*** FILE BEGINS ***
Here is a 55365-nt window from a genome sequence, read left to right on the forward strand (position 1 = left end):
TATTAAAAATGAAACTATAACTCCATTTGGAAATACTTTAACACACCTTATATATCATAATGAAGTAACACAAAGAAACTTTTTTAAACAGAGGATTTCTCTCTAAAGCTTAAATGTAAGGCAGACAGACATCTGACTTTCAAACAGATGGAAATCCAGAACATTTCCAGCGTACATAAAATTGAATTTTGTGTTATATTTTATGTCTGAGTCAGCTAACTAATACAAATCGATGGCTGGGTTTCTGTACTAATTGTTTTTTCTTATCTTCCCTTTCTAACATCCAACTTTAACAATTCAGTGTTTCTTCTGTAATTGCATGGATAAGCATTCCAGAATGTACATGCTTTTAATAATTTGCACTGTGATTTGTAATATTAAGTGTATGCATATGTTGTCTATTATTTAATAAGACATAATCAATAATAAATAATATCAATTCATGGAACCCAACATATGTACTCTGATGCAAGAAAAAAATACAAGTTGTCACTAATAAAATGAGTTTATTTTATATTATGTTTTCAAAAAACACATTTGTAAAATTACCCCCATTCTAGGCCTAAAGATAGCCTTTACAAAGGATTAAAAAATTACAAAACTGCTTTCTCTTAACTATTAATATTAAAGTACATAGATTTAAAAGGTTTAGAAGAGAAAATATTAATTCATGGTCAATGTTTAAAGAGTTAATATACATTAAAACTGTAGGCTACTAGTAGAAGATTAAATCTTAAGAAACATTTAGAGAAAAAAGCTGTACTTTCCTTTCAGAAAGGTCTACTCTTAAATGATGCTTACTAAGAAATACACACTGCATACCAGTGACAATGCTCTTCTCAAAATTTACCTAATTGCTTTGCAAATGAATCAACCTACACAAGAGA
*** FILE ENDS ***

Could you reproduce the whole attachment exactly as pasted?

Here is a 55365-nt window from a genome sequence, read left to right on the forward strand (position 1 = left end):
TATTAAAAATGAAACTATAACTCCATTTGGAAATACTTTAACACACCTTATATATCATAATGAAGTAACACAAAGAAACTTTTTTAAACAGAGGATTTCTCTCTAAAGCTTAAATGTAAGGCAGACAGACATCTGACTTTCAAACAGATGGAAATCCAGAACATTTCCAGCGTACATAAAATTGAATTTTGTGTTATATTTTATGTCTGAGTCAGCTAACTAATACAAATCGATGGCTGGGTTTCTGTACTAATTGTTTTTTCTTATCTTCCCTTTCTAACATCCAACTTTAACAATTCAGTGTTTCTTCTGTAATTGCATGGATAAGCATTCCAGAATGTACATGCTTTTAATAATTTGCACTGTGATTTGTAATATTAAGTGTATGCATATGTTGTCTATTATTTAATAAGACATAATCAATAATAAATAATATCAATTCATGGAACCCAACATATGTACTCTGATGCAAGAAAAAAATACAAGTTGTCACTAATAAAATGAGTTTATTTTATATTATGTTTTCAAAAAACACATTTGTAAAATTACCCCCATTCTAGGCCTAAAGATAGCCTTTACAAAGGATTAAAAAATTACAAAACTGCTTTCTCTTAACTATTAATATTAAAGTACATAGATTTAAAAGGTTTAGAAGAGAAAATATTAATTCATGGTCAATGTTTAAAGAGTTAATATACATTAAAACTGTAGGCTACTAGTAGAAGATTAAATCTTAAGAAACATTTAGAGAAAAAAGCTGTACTTTCCTTTCAGAAAGGTCTACTCTTAAATGATGCTTACTAAGAAATACACACTGCATACCAGTGACAATGCTCTTCTCAAAATTTACCTAATTGCTTTGCAAATGAATCAACCTACACAAGAGA